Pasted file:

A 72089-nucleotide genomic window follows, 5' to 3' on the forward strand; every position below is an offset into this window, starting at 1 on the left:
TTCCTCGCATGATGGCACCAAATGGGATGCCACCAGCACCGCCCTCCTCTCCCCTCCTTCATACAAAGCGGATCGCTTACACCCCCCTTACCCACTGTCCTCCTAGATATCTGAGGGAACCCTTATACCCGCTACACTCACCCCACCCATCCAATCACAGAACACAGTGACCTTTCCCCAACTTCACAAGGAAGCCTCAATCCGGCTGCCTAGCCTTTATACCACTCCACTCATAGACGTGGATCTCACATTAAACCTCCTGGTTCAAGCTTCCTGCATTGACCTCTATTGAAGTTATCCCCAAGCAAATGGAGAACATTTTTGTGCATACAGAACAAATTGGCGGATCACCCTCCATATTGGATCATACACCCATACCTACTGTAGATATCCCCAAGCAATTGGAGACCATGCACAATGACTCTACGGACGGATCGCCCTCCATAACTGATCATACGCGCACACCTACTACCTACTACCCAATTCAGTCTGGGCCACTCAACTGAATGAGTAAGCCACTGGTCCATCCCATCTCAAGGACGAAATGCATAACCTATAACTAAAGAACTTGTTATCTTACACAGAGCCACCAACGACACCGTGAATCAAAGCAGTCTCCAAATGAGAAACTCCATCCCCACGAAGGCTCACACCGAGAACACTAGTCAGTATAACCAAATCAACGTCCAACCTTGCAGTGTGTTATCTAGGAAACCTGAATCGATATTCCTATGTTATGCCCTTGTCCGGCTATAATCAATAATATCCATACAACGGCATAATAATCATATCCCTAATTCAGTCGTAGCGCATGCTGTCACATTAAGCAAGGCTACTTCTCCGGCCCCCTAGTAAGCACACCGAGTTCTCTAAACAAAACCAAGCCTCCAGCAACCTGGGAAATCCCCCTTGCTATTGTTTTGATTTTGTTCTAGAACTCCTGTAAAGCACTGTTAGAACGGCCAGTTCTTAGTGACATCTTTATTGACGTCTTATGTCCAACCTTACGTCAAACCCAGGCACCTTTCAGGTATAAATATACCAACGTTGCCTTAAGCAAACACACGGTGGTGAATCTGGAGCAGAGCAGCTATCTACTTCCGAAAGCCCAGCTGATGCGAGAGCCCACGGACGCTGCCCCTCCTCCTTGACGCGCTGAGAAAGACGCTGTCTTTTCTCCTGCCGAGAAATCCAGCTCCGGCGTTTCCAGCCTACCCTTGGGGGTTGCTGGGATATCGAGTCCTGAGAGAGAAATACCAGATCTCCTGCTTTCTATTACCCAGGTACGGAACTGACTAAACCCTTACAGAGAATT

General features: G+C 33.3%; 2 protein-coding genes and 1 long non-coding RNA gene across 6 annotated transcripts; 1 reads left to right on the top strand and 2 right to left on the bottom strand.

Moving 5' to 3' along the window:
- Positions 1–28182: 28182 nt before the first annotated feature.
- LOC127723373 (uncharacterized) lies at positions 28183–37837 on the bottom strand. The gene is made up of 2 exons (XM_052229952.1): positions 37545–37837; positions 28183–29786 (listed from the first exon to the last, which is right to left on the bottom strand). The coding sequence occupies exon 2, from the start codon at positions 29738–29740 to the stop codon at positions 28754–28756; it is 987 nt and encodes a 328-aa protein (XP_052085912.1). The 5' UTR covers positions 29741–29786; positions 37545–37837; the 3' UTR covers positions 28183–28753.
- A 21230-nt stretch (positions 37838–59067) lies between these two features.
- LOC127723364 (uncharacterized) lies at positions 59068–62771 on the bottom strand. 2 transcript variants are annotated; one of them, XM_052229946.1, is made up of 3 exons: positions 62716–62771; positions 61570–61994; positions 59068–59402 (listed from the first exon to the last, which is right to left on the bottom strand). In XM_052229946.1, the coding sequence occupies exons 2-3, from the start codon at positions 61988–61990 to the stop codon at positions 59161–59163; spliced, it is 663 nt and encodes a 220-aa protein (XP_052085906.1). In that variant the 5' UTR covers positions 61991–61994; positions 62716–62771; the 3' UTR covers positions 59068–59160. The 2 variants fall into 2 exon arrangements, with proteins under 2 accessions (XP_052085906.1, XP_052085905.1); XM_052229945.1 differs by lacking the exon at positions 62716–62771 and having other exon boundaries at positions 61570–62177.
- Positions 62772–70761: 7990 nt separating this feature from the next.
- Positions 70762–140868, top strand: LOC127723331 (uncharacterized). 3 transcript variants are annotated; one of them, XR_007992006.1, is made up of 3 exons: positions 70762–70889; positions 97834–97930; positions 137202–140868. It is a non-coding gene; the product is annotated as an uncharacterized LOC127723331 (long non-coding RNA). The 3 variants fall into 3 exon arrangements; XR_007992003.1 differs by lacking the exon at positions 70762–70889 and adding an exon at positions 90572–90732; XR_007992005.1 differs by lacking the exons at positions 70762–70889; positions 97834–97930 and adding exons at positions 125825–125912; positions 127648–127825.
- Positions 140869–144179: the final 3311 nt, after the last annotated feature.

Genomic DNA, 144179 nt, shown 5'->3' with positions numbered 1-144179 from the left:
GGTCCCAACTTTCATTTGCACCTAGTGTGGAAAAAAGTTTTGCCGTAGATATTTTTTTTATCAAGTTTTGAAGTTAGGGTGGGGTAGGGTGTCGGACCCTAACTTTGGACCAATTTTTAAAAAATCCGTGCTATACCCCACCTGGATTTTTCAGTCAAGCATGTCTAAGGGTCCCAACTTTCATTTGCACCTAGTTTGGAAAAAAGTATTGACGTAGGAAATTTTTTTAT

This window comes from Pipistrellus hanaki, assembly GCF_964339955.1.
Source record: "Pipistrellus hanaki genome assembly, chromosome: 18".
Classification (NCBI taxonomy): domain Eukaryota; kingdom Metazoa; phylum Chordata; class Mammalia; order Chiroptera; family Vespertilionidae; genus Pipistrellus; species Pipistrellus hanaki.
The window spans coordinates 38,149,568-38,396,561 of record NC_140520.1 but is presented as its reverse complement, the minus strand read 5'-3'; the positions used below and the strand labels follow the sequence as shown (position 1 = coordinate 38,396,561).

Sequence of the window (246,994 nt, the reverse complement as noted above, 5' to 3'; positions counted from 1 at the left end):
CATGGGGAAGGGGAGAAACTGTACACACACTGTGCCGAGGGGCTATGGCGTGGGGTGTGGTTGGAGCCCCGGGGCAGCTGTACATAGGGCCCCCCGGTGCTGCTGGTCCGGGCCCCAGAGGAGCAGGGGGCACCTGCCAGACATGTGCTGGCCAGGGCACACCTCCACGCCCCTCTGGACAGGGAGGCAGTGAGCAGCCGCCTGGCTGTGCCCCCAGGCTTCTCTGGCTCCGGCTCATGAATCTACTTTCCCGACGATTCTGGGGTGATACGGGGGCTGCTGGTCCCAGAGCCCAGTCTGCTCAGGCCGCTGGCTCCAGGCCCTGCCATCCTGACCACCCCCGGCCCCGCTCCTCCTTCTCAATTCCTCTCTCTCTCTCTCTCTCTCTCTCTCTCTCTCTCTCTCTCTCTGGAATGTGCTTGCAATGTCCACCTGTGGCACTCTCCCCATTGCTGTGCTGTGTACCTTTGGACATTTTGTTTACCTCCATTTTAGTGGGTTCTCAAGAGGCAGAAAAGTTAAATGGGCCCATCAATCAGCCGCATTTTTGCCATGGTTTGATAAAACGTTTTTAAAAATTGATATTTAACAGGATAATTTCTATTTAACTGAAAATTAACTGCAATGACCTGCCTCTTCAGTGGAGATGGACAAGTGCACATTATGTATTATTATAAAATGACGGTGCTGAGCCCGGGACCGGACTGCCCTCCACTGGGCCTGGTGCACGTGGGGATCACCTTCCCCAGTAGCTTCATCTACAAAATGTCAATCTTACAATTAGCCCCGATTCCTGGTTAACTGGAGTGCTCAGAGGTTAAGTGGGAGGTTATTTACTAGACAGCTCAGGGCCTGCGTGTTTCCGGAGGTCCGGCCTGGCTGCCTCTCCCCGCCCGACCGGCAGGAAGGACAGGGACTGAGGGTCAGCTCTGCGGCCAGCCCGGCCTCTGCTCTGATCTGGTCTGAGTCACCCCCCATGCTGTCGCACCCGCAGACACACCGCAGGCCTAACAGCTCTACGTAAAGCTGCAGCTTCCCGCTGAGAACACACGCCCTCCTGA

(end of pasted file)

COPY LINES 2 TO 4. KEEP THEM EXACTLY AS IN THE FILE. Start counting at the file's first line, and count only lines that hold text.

TTCCTCGCATGATGGCACCAAATGGGATGCCACCAGCACCGCCCTCCTCTCCCCTCCTTCATACAAAGCGGATCGCTTACACCCCCCTTACCCACTGTCCTCCTAGATATCTGAGGGAACCCTTATACCCGCTACACTCACCCCACCCATCCAATCACAGAACACAGTGACCTTTCCCCAACTTCACAAGGAAGCCTCAATCCGGCTGCCTAGCCTTTATACCACTCCACTCATAGACGTGGATCTCACATTAAACCTCCTGGTTCAAGCTTCCTGCATTGACCTCTATTGAAGTTATCCCCAAGCAAATGGAGAACATTTTTGTGCATACAGAACAAATTGGCGGATCACCCTCCATATTGGATCATACACCCATACCTACTGTAGATATCCCCAAGCAATTGGAGACCATGCACAATGACTCTACGGACGGATCGCCCTCCATAACTGATCATACGCGCACACCTACTACCTACTACCCAATTCAGTCTGGGCCACTCAACTGAATGAGTAAGCCACTGGTCCATCCCATCTCAAGGACGAAATGCATAACCTATAACTAAAGAACTTGTTATCTTACACAGAGCCACCAACGACACCGTGAATCAAAGCAGTCTCCAAATGAGAAACTCCATCCCCACGAAGGCTCACACCGAGAACACTAGTCAGTATAACCAAATCAACGTCCAACCTTGCAGTGTGTTATCTAGGAAACCTGAATCGATATTCCTATGTTATGCCCTTGTCCGGCTATAATCAATAATATCCATACAACGGCATAATAATCATATCCCTAATTCAGTCGTAGCGCATGCTGTCACATTAAGCAAGGCTACTTCTCCGGCCCCCTAGTAAGCACACCGAGTTCTCTAAACAAAACCAAGCCTCCAGCAACCTGGGAAATCCCCCTTGCTATTGTTTTGATTTTGTTCTAGAACTCCTGTAAAGCACTGTTAGAACGGCCAGTTCTTAGTGACATCTTTATTGACGTCTTATGTCCAACCTTACGTCAAACCCAGGCACCTTTCAGGTATAAATATACCAACGTTGCCTTAAGCAAACACACGGTGGTGAATCTGGAGCAGAGCAGCTATCTACTTCCGAAAGCCCAGCTGATGCGAGAGCCCACGGACGCTGCCCCTCCTCCTTGACGCGCTGAGAAAGACGCTGTCTTTTCTCCTGCCGAGAAATCCAGCTCCGGCGTTTCCAGCCTACCCTTGGGGGTTGCTGGGATATCGAGTCCTGAGAGAGAAATACCAGATCTCCTGCTTTCTATTACCCAGGTACGGAACTGACTAAACCCTTACAGAGAATT

General features: G+C 33.3%; 2 protein-coding genes and 1 long non-coding RNA gene across 6 annotated transcripts; 1 reads left to right on the top strand and 2 right to left on the bottom strand.

Moving 5' to 3' along the window: